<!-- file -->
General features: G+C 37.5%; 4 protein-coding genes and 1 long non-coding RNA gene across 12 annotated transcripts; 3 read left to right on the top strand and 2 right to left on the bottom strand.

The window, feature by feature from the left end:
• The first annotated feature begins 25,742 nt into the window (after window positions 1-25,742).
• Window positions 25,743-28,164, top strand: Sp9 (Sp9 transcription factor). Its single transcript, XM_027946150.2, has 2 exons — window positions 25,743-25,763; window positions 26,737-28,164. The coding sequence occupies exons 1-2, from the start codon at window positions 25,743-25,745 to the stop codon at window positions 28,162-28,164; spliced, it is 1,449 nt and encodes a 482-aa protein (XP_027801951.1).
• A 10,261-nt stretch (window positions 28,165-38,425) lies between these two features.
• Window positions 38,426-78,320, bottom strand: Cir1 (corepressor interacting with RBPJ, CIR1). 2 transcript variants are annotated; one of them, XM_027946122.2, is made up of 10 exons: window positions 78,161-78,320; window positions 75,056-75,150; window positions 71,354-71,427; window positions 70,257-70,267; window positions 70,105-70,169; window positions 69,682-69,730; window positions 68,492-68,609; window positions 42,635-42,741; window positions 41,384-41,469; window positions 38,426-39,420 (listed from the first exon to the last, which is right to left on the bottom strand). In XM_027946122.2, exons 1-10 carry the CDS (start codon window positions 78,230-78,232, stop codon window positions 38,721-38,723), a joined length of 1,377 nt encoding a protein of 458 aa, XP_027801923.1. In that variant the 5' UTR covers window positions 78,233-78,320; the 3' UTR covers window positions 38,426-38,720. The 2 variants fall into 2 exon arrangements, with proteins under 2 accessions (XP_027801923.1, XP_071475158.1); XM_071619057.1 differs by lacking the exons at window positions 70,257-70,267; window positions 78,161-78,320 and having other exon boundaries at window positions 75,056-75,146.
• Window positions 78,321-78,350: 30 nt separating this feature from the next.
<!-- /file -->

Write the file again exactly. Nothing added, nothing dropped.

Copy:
General features: G+C 37.5%; 4 protein-coding genes and 1 long non-coding RNA gene across 12 annotated transcripts; 3 read left to right on the top strand and 2 right to left on the bottom strand.

The window, feature by feature from the left end:
• The first annotated feature begins 25,742 nt into the window (after window positions 1-25,742).
• Window positions 25,743-28,164, top strand: Sp9 (Sp9 transcription factor). Its single transcript, XM_027946150.2, has 2 exons — window positions 25,743-25,763; window positions 26,737-28,164. The coding sequence occupies exons 1-2, from the start codon at window positions 25,743-25,745 to the stop codon at window positions 28,162-28,164; spliced, it is 1,449 nt and encodes a 482-aa protein (XP_027801951.1).
• A 10,261-nt stretch (window positions 28,165-38,425) lies between these two features.
• Window positions 38,426-78,320, bottom strand: Cir1 (corepressor interacting with RBPJ, CIR1). 2 transcript variants are annotated; one of them, XM_027946122.2, is made up of 10 exons: window positions 78,161-78,320; window positions 75,056-75,150; window positions 71,354-71,427; window positions 70,257-70,267; window positions 70,105-70,169; window positions 69,682-69,730; window positions 68,492-68,609; window positions 42,635-42,741; window positions 41,384-41,469; window positions 38,426-39,420 (listed from the first exon to the last, which is right to left on the bottom strand). In XM_027946122.2, exons 1-10 carry the CDS (start codon window positions 78,230-78,232, stop codon window positions 38,721-38,723), a joined length of 1,377 nt encoding a protein of 458 aa, XP_027801923.1. In that variant the 5' UTR covers window positions 78,233-78,320; the 3' UTR covers window positions 38,426-38,720. The 2 variants fall into 2 exon arrangements, with proteins under 2 accessions (XP_027801923.1, XP_071475158.1); XM_071619057.1 differs by lacking the exons at window positions 70,257-70,267; window positions 78,161-78,320 and having other exon boundaries at window positions 75,056-75,146.
• Window positions 78,321-78,350: 30 nt separating this feature from the next.